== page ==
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Population Movements and Genetics Reading Answers: IELTS Reading Practice Test

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Updated on Jul 02, 2024, 11:57

In the IELTS Reading section, you'll face a thorough examination of your reading comprehension skills. This segment spans 60 minutes and presents three passages, each accompanied by a variety of question formats, including multiple-choice, matching headings, and True/False/Not Given. Success in this section pivots on your ability to swiftly grasp key information, discern main ideas, and infer meaning from context.
 

To excel in the IELTS Reading section, it's crucial to adopt effective reading strategies such as skimming for main ideas and scanning for specific details. Regular practice with sample questions and exposure to diverse question types will hone your skills and prepare you for the challenges of test day.

 

Get ready for an immersive exploration of "Population Movements and Genetics," a captivating dive into the dynamics of human migration and its impact on genetic diversity. Delve into the intricate interplay between population movements, genetic adaptation, and cultural evolution through engaging passages and accompanying questions, deepening your comprehension of how human societies evolve and adapt over time.

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1. Population Movements and Genetics Reading Passage

You should spend approximately 20 minutes answering Questions 1 - 14 based on the Reading Passage below. This approach can help manage time effectively during a reading comprehension activity or exam. 

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2. Population Movements and Genetics Reading Question & Answers

Discover exciting and informative IELTS reading answers about Population Movements and Genetics

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1.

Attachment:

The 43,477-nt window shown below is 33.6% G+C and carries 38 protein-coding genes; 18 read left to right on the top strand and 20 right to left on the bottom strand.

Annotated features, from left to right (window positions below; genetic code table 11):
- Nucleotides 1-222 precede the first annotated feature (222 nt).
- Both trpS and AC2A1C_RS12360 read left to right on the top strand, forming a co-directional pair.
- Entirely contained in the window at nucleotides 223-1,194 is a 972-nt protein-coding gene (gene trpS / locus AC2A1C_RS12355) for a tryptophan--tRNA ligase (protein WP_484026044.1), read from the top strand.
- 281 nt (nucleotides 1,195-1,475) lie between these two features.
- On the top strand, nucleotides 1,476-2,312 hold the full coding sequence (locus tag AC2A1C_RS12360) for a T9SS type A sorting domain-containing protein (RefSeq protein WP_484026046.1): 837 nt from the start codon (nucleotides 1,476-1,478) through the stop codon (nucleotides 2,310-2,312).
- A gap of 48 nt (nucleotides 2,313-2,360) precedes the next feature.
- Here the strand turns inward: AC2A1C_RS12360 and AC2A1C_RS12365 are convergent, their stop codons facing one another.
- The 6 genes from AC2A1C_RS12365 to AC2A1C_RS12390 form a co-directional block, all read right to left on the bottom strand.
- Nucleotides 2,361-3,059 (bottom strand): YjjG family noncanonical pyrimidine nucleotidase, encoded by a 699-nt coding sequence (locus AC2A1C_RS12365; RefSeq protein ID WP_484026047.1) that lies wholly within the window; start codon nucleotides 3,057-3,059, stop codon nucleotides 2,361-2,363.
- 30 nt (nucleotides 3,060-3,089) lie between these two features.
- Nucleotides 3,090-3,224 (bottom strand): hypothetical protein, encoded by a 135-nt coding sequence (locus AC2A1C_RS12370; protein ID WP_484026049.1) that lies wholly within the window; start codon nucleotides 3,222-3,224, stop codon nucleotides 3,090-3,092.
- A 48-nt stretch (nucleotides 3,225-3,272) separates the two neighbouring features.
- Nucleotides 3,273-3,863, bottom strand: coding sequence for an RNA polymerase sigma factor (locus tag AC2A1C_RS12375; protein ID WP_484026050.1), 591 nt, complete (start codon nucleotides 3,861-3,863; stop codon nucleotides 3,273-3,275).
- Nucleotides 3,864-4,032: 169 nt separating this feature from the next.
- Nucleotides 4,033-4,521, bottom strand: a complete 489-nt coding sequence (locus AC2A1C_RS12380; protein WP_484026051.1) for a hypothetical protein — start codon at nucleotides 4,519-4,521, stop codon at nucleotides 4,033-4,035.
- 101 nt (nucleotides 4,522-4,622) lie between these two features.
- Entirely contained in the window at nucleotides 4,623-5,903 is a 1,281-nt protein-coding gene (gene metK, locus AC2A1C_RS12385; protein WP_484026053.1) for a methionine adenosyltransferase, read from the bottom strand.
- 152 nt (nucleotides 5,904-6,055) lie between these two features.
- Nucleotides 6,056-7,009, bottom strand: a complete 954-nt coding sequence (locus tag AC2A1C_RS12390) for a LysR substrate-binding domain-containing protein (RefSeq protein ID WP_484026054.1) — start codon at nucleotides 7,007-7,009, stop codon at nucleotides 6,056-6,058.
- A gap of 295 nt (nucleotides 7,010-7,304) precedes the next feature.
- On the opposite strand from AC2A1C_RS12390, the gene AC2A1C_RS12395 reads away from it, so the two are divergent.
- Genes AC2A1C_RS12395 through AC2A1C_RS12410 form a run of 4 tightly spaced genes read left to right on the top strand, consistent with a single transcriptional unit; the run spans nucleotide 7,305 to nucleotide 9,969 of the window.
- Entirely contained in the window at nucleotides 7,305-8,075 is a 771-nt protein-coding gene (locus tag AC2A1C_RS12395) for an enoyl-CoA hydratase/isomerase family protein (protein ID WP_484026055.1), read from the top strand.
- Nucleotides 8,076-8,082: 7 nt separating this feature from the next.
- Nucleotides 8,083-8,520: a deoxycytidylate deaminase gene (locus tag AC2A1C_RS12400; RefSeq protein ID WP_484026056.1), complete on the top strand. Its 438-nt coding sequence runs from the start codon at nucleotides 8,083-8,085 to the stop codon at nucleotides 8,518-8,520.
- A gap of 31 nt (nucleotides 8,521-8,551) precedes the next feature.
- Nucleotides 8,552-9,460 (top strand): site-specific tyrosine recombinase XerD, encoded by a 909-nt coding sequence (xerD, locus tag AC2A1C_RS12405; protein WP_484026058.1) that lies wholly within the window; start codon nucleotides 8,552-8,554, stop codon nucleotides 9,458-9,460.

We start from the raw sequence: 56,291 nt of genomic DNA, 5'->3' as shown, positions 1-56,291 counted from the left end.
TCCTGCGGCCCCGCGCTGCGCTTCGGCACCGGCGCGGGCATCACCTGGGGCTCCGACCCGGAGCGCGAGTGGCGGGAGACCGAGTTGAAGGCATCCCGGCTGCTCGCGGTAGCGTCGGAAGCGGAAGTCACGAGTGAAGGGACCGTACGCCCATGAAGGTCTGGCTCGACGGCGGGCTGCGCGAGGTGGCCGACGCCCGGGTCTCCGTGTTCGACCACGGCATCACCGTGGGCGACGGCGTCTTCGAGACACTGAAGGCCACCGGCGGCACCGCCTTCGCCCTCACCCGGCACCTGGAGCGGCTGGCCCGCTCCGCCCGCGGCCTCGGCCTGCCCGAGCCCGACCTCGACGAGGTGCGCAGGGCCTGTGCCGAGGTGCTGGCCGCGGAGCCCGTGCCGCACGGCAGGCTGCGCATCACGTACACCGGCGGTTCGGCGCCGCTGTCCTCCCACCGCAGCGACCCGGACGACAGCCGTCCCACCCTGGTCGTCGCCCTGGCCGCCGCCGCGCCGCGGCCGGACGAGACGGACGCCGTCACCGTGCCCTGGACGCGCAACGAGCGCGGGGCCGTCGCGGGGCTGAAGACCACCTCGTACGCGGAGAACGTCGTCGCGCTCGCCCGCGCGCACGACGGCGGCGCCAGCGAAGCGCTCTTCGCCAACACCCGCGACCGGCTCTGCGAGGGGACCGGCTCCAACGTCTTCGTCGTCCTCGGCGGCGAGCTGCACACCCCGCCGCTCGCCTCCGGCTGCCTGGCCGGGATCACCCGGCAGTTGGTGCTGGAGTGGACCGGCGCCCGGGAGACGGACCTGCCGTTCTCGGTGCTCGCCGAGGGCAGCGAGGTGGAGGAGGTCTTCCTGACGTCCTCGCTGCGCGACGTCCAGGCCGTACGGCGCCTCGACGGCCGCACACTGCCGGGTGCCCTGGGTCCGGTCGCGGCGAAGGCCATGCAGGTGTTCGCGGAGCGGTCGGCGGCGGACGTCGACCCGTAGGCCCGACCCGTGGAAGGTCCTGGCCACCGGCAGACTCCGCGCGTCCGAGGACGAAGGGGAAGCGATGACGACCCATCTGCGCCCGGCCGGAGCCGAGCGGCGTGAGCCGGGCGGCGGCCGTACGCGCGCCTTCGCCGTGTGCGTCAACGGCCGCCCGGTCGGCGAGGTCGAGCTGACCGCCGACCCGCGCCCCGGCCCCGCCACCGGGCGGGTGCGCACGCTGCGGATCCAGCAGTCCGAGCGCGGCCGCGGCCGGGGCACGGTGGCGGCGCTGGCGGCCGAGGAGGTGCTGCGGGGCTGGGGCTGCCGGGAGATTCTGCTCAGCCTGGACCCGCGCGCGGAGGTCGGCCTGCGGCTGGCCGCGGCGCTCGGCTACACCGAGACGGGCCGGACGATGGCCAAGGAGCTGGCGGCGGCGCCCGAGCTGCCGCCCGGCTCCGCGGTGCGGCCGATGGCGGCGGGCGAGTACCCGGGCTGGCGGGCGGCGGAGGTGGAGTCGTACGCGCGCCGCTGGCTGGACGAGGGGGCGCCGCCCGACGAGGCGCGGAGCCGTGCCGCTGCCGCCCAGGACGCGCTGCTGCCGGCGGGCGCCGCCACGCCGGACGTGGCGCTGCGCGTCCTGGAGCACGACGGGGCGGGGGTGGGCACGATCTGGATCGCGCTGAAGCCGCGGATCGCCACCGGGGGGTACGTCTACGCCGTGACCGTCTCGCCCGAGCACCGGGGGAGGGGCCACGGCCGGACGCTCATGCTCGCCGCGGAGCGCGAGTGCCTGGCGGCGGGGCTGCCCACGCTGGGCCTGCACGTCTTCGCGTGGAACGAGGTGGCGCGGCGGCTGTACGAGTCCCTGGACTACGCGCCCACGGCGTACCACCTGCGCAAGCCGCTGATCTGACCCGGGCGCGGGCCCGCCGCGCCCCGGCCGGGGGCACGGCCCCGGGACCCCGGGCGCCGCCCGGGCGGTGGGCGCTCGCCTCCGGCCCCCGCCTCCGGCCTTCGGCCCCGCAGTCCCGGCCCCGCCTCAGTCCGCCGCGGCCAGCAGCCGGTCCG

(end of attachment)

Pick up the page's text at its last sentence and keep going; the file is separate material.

Population Movements and Genetics Reading Passage

General Information

  • Read Instructions: Understand each question before answering.
  • Manage Time: Spend about 20 minutes per passage.
  • Skim and Scan: Quickly get the main idea and find specific information.
  • Highlight Key Info: Underline essential words or phrases.
  • Answer All Questions: Attempt every question; no penalty for wrong answers.
  • Stay Focused: Avoid distractions and keep your attention on the task.
  • Check Spelling: Ensure correct spelling and grammar.
  • Transfer Answers Clearly: Write answers neatly on the answer sheet.
  • Don’t Dwell: Move on if stuck and return later.
  • Review: If time allows, review your answers.

 

 

 

 

Population Movements and Genetics Reading Passage


 

 

Paragraph A 

Origins and distribution of human populations is studied based on archaeological and fossil evidence. From the 1950s, numerous techniques have been used which are more objective. Information about early population movements now obtained by 'archaeology of the living body', the clues are taken from the genetic material. 

 

Paragraph B

These values of the techniques are ensured by the work on the problems which deal with when people entered America. The launching ground of human colonisers of the New World is North-east Asia and Siberia. It was found that major migration happened across the Bering Strait into the Americans. New clues have derived from the research into genetics which includes the genetic markers in modern Native Americans. 

 

Paragraph C

Biological Anthropologist Robert Williams found one particular protein (immunoglobulin G) in the form of fluid in the blood. Most of the proteins produce variants and interbreeding human population members will share these sets of variants. One can determine their genetic distance by comparing the Gm allotypes of two different populations. This informs the length of time. 

 

Paragraph D

In the span of a twenty year period, Williams and his colleagues collected the sample of over 5,000 American Indians in Western North America. . Gm allotypes can be divided into two groups, one of them corresponds to the genetic typing of Central And South American Indians. Apart from this, other tests showed that Aleut3 and Inuit formed a third group. It was found from the evidence that there have been three migration waves that happened across the Bering Strait. da about 600 or 700 years ago). The third wave, perhaps 10,000 or 9,000 years ago, saw the migration from North-east Asia of groups ancestral to the modern Eskimo and Aleut.

 

Paragraph E

To what extent does other research support these conclusions ? Douglas Wallace, a geneticist, studied mitochondrial DNA4 in the blood samples from three distinct Native American Groups: Arizona’s Pima-Papago Indians, Maya Indians on the Yucatan Peninsula, Mexico, and Ticuna Indians in Brazil's Upper region. According to the prediction of Robert Williams’s work, all three groups seem to be descended from the same ancestor - the Paleo-indian population. 

 

Paragraph F